We are built around differentiation at the level of the teacher. We think that is one of the ways that teachers learn how to differentiate in their classrooms. That’s the direct relationship we always hope that we can create and one that creates a strong learning environment for teachers.

We want teachers to analyze that writing experience and ask: What are some elements that made this work for me as a learner? When I look at my classroom, what questions does that raise for me? And it’s going to be different for different teachers. The experience of really having an adaptive and focused learning environment for you as an individual, which was also designed for this other person next to you who’s very different, and it’s working for you both—seeing that model in action and having it work is part of the living example that teachers can take straight back to their classrooms. It’s one that they’ve experienced for themselves.

Empowering English-Language Learners to Write

Lisa Ummel-Ingram, a 5th grade teacher in Oklahoma City, attended her first National Writing Project summer institute in 1998 as a fairly new, second-career elementary school teacher. “I was searching for a way to immerse my English-language learners in the world of words,” she says. In NWP, she found a supportive network of colleagues “where you often get an idea for a writing assignment, a tool to take back to the classroom to get at a student’s life experience.”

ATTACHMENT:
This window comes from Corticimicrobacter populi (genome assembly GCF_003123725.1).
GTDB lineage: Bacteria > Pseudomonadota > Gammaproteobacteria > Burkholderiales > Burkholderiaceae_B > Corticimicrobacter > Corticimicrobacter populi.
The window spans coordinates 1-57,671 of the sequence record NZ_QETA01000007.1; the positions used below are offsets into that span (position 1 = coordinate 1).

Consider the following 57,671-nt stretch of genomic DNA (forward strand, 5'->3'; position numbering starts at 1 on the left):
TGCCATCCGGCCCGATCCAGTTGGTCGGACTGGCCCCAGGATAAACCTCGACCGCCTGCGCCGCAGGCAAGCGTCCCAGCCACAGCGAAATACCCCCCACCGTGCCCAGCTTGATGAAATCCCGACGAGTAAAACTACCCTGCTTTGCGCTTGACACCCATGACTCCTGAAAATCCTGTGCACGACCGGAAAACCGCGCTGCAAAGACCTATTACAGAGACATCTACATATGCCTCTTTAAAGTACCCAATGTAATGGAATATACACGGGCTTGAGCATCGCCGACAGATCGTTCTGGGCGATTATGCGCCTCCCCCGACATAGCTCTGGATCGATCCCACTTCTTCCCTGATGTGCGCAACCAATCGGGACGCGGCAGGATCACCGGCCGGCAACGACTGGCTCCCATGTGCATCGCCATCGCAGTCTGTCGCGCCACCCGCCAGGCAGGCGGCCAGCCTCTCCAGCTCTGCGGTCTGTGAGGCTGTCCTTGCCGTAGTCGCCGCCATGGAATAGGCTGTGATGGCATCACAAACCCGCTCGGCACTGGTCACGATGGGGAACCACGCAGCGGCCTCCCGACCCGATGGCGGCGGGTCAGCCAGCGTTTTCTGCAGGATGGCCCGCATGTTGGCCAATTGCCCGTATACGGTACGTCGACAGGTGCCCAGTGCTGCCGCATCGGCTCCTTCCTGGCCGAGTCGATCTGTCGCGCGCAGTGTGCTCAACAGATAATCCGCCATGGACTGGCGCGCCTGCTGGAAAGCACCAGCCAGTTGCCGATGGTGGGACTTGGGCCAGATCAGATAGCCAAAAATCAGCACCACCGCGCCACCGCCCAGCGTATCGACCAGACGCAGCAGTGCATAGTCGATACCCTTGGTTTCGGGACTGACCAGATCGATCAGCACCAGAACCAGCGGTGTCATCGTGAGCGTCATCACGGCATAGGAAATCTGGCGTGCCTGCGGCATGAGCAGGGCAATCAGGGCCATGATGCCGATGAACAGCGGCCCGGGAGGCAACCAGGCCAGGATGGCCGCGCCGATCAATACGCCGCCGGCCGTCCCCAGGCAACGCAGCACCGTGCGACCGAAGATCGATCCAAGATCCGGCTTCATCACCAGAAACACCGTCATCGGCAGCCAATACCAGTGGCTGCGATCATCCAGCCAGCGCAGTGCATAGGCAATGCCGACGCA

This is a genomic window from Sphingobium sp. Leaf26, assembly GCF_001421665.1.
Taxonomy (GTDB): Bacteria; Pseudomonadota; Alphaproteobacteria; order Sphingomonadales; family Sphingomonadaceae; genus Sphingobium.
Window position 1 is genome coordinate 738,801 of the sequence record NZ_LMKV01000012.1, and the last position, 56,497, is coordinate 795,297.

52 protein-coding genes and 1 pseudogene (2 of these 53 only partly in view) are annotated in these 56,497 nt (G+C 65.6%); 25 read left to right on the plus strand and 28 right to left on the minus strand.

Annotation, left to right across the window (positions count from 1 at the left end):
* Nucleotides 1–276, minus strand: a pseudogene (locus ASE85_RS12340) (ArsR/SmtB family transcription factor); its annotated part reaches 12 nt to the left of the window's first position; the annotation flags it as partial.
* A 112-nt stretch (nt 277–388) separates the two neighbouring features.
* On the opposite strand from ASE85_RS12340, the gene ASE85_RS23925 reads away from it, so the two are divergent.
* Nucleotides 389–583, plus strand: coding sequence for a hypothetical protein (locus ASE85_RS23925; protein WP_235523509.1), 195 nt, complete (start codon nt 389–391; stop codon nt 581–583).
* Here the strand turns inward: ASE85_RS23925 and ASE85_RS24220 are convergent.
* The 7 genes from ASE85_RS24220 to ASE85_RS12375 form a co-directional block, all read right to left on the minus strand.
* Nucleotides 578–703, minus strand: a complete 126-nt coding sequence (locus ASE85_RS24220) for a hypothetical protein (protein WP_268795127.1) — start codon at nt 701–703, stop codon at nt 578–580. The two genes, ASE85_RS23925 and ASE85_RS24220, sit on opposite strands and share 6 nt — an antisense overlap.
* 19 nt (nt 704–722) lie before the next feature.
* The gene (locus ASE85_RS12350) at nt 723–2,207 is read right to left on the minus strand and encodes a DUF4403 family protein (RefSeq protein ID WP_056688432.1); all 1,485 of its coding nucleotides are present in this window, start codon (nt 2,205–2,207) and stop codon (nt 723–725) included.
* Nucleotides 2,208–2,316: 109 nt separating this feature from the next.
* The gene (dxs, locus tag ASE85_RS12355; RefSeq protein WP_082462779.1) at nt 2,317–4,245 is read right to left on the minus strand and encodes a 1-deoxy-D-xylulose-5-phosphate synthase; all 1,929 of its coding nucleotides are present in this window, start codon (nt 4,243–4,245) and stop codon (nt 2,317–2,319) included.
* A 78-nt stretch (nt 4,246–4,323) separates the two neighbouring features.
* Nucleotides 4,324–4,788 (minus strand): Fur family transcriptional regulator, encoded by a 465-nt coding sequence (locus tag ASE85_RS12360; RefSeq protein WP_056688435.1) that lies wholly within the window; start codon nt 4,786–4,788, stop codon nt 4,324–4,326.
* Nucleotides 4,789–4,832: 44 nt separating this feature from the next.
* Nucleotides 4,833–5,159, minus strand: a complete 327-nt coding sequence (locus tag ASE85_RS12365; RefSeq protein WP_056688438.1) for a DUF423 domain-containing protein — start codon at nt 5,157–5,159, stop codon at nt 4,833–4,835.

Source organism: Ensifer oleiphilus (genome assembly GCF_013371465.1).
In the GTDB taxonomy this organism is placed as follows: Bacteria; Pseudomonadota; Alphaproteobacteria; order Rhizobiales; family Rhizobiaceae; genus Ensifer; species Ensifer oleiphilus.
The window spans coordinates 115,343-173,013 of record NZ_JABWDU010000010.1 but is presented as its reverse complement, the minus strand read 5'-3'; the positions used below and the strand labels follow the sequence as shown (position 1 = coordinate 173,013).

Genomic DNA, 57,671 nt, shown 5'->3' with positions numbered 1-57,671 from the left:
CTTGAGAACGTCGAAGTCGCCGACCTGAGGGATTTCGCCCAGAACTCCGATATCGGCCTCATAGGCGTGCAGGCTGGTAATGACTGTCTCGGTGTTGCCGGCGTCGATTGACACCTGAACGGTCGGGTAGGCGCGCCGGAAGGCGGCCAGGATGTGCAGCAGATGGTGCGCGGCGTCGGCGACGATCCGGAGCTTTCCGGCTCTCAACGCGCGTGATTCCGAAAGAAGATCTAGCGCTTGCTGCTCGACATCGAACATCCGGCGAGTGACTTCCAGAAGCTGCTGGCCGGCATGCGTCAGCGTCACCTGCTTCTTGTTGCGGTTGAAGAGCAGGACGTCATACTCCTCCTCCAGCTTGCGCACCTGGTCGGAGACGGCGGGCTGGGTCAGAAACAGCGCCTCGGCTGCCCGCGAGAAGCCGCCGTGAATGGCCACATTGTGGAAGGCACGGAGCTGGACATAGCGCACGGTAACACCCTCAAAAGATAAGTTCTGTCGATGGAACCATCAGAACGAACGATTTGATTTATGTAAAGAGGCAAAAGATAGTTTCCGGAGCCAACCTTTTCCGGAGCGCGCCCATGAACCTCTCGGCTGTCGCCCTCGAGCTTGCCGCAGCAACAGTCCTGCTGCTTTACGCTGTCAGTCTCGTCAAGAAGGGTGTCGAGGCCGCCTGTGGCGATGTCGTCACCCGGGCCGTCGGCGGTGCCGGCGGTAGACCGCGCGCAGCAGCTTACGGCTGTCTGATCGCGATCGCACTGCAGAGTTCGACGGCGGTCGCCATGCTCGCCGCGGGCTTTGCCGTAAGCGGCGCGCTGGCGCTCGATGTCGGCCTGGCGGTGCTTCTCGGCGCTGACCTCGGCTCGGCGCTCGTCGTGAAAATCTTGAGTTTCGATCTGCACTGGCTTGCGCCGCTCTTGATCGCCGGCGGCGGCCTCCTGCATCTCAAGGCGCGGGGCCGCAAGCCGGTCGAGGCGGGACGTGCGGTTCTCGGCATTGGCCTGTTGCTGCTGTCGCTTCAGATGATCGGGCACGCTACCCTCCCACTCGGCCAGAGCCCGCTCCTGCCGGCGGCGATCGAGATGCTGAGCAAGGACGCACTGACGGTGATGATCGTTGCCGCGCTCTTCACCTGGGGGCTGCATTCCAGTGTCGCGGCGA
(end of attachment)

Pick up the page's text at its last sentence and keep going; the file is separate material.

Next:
In an essay posted on NWP’s Web site, Ummel-Ingram shares a lesson in which she used personal narrative to motivate 3rd grade dual-language immersion students to write. After reading Jamie Lee Curtis’ Tell Me Again About the Night I Was Born to her students, Ummel-Ingram asked them to find out about the day or night they were born. Later in small groups, the students shared their stories, and she instructed them on how to write, storyboard, and illustrate their narratives.

What followed was “magic,” according to Ummel-Ingram, who is now a leadership team member of NWP’s New Teacher Institute and co-director of NWP’s local site at Oklahoma State University. Investigating their birth stories with their families ultimately provided the students with powerful narratives for their storybooks. And they embraced the opportunity to present their nonverbal strengths with the leveling element of art. By hearing “their voices echo back their own stories,” explains Ummel-Ingram, they delighted in becoming authors.

The experience empowered the students, she says. And they grew more comfortable and willing to express themselves as speakers, readers, and writers of English. “The genuine value each student felt as he wrote, published, and read his book transformed this class of English-language learners,” writes Ummel-Ingram.